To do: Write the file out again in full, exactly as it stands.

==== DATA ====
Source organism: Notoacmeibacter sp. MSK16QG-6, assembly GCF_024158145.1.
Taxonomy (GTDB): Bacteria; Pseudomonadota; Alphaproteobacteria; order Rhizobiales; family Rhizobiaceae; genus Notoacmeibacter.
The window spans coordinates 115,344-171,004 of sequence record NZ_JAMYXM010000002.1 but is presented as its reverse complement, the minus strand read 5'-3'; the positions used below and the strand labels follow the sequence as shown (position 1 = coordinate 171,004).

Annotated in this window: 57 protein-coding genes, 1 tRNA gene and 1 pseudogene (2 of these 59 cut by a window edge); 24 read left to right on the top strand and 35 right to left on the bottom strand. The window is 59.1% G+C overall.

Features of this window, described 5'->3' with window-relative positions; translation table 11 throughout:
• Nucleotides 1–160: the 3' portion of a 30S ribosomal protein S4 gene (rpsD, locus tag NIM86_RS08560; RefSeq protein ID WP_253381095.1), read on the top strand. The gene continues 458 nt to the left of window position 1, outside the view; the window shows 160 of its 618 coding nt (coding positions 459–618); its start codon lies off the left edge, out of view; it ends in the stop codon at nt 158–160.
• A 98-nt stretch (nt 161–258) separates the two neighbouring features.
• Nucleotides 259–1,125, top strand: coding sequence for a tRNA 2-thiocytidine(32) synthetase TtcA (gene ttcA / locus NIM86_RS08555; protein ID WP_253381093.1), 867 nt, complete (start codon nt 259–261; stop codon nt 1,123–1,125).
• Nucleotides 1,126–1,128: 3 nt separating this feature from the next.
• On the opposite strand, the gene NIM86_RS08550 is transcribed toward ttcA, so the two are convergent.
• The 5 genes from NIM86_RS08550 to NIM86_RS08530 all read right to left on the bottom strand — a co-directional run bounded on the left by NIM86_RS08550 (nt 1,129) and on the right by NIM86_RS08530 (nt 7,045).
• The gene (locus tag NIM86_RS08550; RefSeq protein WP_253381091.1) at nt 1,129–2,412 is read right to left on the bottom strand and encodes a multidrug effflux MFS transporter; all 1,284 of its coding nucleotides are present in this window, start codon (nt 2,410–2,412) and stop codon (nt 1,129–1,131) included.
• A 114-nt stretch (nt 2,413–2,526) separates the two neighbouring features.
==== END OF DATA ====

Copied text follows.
Source organism: Notoacmeibacter sp. MSK16QG-6, assembly GCF_024158145.1.
Taxonomy (GTDB): Bacteria; Pseudomonadota; Alphaproteobacteria; order Rhizobiales; family Rhizobiaceae; genus Notoacmeibacter.
The window spans coordinates 115,344-171,004 of sequence record NZ_JAMYXM010000002.1 but is presented as its reverse complement, the minus strand read 5'-3'; the positions used below and the strand labels follow the sequence as shown (position 1 = coordinate 171,004).

Annotated in this window: 57 protein-coding genes, 1 tRNA gene and 1 pseudogene (2 of these 59 cut by a window edge); 24 read left to right on the top strand and 35 right to left on the bottom strand. The window is 59.1% G+C overall.

Features of this window, described 5'->3' with window-relative positions; translation table 11 throughout:
• Nucleotides 1–160: the 3' portion of a 30S ribosomal protein S4 gene (rpsD, locus tag NIM86_RS08560; RefSeq protein ID WP_253381095.1), read on the top strand. The gene continues 458 nt to the left of window position 1, outside the view; the window shows 160 of its 618 coding nt (coding positions 459–618); its start codon lies off the left edge, out of view; it ends in the stop codon at nt 158–160.
• A 98-nt stretch (nt 161–258) separates the two neighbouring features.
• Nucleotides 259–1,125, top strand: coding sequence for a tRNA 2-thiocytidine(32) synthetase TtcA (gene ttcA / locus NIM86_RS08555; protein ID WP_253381093.1), 867 nt, complete (start codon nt 259–261; stop codon nt 1,123–1,125).
• Nucleotides 1,126–1,128: 3 nt separating this feature from the next.
• On the opposite strand, the gene NIM86_RS08550 is transcribed toward ttcA, so the two are convergent.
• The 5 genes from NIM86_RS08550 to NIM86_RS08530 all read right to left on the bottom strand — a co-directional run bounded on the left by NIM86_RS08550 (nt 1,129) and on the right by NIM86_RS08530 (nt 7,045).
• The gene (locus tag NIM86_RS08550; RefSeq protein WP_253381091.1) at nt 1,129–2,412 is read right to left on the bottom strand and encodes a multidrug effflux MFS transporter; all 1,284 of its coding nucleotides are present in this window, start codon (nt 2,410–2,412) and stop codon (nt 1,129–1,131) included.
• A 114-nt stretch (nt 2,413–2,526) separates the two neighbouring features.